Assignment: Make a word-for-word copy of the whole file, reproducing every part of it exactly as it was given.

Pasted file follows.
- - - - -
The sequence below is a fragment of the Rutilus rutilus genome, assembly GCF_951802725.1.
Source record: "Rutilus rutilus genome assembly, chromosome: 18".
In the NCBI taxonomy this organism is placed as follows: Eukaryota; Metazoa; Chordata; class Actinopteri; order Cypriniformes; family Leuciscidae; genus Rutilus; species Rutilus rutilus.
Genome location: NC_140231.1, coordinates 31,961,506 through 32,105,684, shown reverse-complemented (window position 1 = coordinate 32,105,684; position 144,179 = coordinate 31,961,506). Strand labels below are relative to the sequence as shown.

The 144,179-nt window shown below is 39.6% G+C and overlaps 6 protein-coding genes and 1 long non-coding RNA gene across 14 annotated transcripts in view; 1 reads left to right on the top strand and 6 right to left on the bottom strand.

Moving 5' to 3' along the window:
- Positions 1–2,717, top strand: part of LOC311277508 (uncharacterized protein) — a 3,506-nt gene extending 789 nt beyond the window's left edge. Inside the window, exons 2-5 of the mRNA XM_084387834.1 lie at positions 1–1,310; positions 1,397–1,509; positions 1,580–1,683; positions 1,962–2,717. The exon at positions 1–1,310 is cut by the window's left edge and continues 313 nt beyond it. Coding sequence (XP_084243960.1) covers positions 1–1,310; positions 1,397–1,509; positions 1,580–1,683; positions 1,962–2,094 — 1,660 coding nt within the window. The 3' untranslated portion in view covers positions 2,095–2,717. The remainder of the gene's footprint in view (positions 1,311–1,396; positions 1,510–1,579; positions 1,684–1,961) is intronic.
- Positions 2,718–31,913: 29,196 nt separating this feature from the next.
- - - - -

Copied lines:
The sequence below is a fragment of the Rutilus rutilus genome, assembly GCF_951802725.1.
Source record: "Rutilus rutilus genome assembly, chromosome: 18".
In the NCBI taxonomy this organism is placed as follows: Eukaryota; Metazoa; Chordata; class Actinopteri; order Cypriniformes; family Leuciscidae; genus Rutilus; species Rutilus rutilus.
Genome location: NC_140231.1, coordinates 31,961,506 through 32,105,684, shown reverse-complemented (window position 1 = coordinate 32,105,684; position 144,179 = coordinate 31,961,506). Strand labels below are relative to the sequence as shown.

The 144,179-nt window shown below is 39.6% G+C and overlaps 6 protein-coding genes and 1 long non-coding RNA gene across 14 annotated transcripts in view; 1 reads left to right on the top strand and 6 right to left on the bottom strand.

Moving 5' to 3' along the window:
- Positions 1–2,717, top strand: part of LOC311277508 (uncharacterized protein) — a 3,506-nt gene extending 789 nt beyond the window's left edge. Inside the window, exons 2-5 of the mRNA XM_084387834.1 lie at positions 1–1,310; positions 1,397–1,509; positions 1,580–1,683; positions 1,962–2,717. The exon at positions 1–1,310 is cut by the window's left edge and continues 313 nt beyond it. Coding sequence (XP_084243960.1) covers positions 1–1,310; positions 1,397–1,509; positions 1,580–1,683; positions 1,962–2,094 — 1,660 coding nt within the window. The 3' untranslated portion in view covers positions 2,095–2,717. The remainder of the gene's footprint in view (positions 1,311–1,396; positions 1,510–1,579; positions 1,684–1,961) is intronic.
- Positions 2,718–31,913: 29,196 nt separating this feature from the next.